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The Unfinished of Ko Murobushi

Staying as unfinished: From Paris

Akihiro Ozawa

There is a unique blue. One can also read this as “unfinished.” It is not being able to ascertain with one’s own eyes whether a stream will flow steadily into the ocean, or shrink and dry up. To break off in the middle of being born. A body that is severed and solidifies. Something born for the purpose of being severed. A body that stands at the <cross-section of severance>. This moment is necessary at all costs for an encounter with the physical body. What Ko Murobushi saw in “Hijikata: Revolt of the Body” is summarized in this single point. It is in the very power to contract cut flesh that the body can be perceived as a body. With his tendency, rather than intent, and his disposition to color the body blue, he went over to Europe, embracing the <instant> cut out from the “revolt of the body.” The origin of the word <instant> is, needless to say, neither national nor indigenous; in addition, no matter what kind of cultural restrictions may be put on a body, the dance that is an act of sectioning the body overcomes the frames and establishes itself. He moves, lead by this <intuition>.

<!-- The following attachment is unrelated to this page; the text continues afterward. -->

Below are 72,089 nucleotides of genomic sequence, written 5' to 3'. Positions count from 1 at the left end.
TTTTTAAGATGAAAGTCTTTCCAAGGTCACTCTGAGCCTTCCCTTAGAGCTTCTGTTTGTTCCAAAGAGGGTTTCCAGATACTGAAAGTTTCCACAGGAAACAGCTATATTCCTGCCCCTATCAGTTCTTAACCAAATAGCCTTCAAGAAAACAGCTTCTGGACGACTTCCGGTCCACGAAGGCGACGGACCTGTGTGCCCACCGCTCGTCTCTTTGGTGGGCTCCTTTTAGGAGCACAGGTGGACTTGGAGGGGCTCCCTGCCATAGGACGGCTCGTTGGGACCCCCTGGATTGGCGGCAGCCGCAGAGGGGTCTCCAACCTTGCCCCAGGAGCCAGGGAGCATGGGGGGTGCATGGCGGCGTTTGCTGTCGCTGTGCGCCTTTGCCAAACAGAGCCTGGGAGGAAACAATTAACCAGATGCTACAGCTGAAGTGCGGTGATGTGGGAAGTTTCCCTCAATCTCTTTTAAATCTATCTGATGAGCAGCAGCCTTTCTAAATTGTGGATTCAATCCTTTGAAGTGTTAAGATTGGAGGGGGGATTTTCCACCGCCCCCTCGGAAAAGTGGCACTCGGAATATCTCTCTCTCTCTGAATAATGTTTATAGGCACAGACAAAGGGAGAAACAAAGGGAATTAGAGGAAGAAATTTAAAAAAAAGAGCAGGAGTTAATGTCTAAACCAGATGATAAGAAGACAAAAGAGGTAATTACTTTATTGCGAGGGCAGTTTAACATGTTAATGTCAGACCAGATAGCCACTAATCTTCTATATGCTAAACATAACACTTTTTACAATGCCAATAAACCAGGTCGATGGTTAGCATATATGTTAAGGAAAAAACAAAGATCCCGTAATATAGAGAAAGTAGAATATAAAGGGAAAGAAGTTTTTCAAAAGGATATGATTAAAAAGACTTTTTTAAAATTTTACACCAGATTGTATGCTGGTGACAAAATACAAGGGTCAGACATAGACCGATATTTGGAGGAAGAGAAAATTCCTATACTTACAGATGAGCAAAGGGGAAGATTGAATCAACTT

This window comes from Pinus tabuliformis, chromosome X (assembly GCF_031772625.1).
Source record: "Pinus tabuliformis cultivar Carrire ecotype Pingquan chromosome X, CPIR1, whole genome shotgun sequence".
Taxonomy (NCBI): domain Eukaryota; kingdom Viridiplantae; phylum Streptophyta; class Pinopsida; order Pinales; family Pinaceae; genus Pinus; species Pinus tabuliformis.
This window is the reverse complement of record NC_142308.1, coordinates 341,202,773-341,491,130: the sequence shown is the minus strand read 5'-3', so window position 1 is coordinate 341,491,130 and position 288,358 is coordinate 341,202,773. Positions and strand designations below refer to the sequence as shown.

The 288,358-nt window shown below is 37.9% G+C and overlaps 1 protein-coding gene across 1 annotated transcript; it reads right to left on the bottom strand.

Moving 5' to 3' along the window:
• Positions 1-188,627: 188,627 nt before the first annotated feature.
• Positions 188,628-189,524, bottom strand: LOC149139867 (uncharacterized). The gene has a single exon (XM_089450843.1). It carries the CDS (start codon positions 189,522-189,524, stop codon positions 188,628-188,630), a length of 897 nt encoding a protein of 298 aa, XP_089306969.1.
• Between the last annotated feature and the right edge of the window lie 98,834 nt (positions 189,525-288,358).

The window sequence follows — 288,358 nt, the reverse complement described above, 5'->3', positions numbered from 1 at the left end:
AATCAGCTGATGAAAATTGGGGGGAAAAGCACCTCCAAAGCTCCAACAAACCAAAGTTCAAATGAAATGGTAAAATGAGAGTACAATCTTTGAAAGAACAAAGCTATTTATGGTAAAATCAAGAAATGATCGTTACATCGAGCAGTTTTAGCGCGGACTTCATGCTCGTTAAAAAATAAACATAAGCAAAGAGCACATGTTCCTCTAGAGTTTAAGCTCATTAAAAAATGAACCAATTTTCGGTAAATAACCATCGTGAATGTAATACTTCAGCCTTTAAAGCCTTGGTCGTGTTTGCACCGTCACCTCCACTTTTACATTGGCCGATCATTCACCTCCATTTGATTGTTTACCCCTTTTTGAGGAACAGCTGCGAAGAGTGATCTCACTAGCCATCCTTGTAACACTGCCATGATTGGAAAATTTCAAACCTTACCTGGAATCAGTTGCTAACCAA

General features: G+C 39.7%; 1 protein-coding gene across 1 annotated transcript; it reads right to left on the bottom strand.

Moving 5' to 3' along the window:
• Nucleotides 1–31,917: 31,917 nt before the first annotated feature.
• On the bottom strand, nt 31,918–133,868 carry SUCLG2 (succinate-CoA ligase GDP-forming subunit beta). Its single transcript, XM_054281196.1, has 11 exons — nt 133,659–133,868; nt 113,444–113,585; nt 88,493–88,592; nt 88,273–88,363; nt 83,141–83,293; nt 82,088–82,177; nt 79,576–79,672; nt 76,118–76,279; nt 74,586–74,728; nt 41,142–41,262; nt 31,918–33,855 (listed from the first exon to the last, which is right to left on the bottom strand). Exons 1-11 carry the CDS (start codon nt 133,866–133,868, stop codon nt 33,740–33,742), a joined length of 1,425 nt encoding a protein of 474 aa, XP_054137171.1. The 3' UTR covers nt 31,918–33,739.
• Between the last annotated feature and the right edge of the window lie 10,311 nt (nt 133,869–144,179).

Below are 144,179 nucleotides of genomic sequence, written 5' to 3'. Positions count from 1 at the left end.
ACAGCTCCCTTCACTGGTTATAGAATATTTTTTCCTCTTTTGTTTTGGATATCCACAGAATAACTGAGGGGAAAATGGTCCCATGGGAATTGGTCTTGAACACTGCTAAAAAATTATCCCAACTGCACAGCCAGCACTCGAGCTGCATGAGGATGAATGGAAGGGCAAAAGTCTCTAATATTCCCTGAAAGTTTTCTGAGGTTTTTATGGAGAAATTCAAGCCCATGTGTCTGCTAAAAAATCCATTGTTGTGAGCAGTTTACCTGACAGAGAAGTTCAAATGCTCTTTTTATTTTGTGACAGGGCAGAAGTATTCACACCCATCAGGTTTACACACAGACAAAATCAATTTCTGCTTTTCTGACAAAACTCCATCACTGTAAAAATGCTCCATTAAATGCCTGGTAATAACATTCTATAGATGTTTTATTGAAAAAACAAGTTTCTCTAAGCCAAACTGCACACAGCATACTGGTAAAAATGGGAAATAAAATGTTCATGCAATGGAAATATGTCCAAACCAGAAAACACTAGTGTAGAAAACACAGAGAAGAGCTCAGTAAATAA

Incidentally, in terms of what methods the body that aspires towards this <instant> has, there appears to be two. One is a lifestyle like that of an author of a novel written in first-person built upon disordered vectors, like cracks running along the body. The other is to put the “cracks” that are disorder and disorganization as they are on stage. These two methods may be generalized as “methods of riskiness.” And so, these methods are divided between unraveling a finished work within the process and displaying the process itself as the work, and stirred a strange wind within the European performing arts.

In both the language of dance and the language of cultural phenomenon, without speaking in a language that is a moderate combination of the two, “Butoh” is something that can only speak within the phase of the body that tries to connect the two. As if to exemplify his two methods, both the “unfinished” and the “instant” of Ko Murobushi are things to be understood within this phase, and it is through this that Ko Murobushi is a Butoh artist. So, perhaps what must be see here is how far it can stay as unfinished before it is dance.

1986
Pamphlet of “Corps NOMADE”

Related Work

“CORPS NOMADE” - In memory of Tatsumi Hijikata

“CORPS NOMADE” - In memory of Tatsumi Hijikata

1986